Consider the risks if you’re thinking of becoming a fighter. By Joyce Teo
Photo: Ratthaphon Bunmi / 123rf.com
IF YOU WANT TO LEARN HOW TO FIGHT…
With combat sports like muay thai or mixed martial arts (MMA), there is an inherent risk of injury.
For instance, in muay thai training, one can kick someone’s arm instead of the pad, due to either fatigue or poor technique.
Or in Brazilian jiu-jitsu, a new participant can end up with a broken arm or other injuries as he may not know when to tap out in order to get his opponent to stop.
“Inexperience means it is easier for an opponent to get you into a vulnerable position and further inexperience may stop you from tapping out, until an injury is sustained,” said sports medicine physician Cormac O’Muircheartaigh.
Dr Fadzil Hamzah, a staff registrar at Changi Sports Medicine Centre, said older adults with cardiovascular risk factors or symptoms suggestive of cardiovascular diseases should get a pre-participation screening before engaging in a physically demanding sport like MMA.
Here are the physicians’ tips for those who are new to martial arts training:
DO YOUR RESEARCH
Talk to people in the industry to find out more about the sport and go for free trials at different gyms, said Dr O’Muircheartaigh, who is also the medical consultant in Asia for the Ultimate Fighting Championship.
MMA is considered one of the hardest sports to train for.
If you want to be an MMA fighter, join a professional MMA gym that has experts who will guide you along with a customised training programme, said Dr Fadzil, who was the chief medical director for ONE Championship. “The worst thing you can do is to do pointless workouts on your own that are based on a generic exercise programme that you found on the Internet.”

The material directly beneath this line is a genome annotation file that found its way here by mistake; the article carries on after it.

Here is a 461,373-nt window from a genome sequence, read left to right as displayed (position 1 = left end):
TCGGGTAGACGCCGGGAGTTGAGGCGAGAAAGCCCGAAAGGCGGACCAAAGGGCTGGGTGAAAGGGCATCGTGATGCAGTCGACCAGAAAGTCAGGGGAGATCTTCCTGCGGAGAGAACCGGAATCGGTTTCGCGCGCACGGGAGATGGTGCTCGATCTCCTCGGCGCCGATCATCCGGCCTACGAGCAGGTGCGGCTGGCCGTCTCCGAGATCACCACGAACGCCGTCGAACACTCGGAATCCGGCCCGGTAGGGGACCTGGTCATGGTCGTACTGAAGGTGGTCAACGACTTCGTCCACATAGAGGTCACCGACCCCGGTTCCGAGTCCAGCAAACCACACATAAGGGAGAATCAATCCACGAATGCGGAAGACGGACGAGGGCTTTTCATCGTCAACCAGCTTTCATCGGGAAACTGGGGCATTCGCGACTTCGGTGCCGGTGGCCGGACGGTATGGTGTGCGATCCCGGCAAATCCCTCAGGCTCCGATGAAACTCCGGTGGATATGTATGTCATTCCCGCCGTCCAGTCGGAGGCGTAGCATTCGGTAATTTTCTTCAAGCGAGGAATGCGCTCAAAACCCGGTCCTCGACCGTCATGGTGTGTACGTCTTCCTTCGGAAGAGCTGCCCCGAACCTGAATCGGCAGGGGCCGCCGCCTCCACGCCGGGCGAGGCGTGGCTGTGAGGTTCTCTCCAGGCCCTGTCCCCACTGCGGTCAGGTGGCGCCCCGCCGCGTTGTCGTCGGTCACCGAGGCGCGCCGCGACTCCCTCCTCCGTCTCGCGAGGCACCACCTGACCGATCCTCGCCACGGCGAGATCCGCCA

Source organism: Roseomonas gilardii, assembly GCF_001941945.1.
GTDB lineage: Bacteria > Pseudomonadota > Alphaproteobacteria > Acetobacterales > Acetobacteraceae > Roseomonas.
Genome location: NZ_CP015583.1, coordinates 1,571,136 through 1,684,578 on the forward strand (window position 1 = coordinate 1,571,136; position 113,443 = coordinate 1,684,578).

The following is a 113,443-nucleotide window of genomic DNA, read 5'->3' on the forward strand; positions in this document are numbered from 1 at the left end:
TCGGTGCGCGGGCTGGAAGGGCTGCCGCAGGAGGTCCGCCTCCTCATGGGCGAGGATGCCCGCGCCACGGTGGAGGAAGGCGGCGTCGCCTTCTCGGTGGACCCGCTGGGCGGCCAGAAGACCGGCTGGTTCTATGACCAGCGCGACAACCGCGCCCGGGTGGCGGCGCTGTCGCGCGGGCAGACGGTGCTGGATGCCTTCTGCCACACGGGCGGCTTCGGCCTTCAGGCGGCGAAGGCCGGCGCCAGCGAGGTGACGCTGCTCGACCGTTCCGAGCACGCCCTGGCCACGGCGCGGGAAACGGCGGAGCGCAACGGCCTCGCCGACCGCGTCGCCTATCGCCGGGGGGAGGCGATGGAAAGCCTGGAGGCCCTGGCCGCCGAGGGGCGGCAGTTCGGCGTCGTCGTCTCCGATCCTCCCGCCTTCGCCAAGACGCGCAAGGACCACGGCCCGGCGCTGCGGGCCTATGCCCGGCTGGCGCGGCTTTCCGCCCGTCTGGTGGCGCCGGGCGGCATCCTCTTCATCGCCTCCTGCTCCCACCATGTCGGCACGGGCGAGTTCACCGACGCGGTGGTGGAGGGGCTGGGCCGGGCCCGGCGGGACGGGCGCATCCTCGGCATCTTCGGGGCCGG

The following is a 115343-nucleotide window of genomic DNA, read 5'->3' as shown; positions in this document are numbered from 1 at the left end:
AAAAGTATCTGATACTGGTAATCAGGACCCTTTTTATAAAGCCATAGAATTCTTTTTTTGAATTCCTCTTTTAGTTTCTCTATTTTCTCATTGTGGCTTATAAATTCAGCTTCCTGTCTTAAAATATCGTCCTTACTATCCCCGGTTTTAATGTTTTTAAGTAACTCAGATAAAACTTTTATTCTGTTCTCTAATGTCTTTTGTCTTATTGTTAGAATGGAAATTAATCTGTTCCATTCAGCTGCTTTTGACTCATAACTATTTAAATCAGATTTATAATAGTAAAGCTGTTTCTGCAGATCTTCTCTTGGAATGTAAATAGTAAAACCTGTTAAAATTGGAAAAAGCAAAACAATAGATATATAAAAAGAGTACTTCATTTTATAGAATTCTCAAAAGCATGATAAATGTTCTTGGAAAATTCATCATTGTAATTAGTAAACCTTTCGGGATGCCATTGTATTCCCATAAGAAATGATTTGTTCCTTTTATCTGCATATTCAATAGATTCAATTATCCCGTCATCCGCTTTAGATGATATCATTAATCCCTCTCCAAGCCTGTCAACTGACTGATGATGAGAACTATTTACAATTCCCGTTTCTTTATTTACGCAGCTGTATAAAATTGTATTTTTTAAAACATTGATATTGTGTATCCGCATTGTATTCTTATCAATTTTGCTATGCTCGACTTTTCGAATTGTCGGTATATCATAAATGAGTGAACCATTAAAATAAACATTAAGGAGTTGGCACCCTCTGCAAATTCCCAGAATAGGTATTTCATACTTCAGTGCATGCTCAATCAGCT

Bodies adapt to what they are put through. Build up your skill level gradually as this has been shown to reduce injury rates, said Dr O’Muircheartaigh.
“There are no shortcuts in learning new skills in any sport and unless you get the fundamentals right and master the basics of a discipline or sport, you are at a higher risk of injury and poor performance.”
Dr Fadzil said many athletes rely solely on high-intensity interval training, as many fitness experts and conditioning gurus claim that slower endurance training will cause one to lose muscle and strength. He counsels otherwise, as a well-rounded training is the way to go.
COMPETE ONLY WHEN YOU ARE READY
Many amateur athletes often try too hard and rush their progress. “You cannot be an MMA fighter in a week,” said Dr Fadzil. “This is going to take years and years of developing your skills.”
You must also gradually strengthen your body.
Said Dr O’Muircheartaigh: “If you are experienced in one discipline but not in other areas, these weaknesses will be exploited by an experienced opponent. This will increase the risk of injury (and losing in a competitive environment).”
A version of this article appeared in the print edition of The Straits Times on March 07, 2017, with the headline ‘Fighting fit’.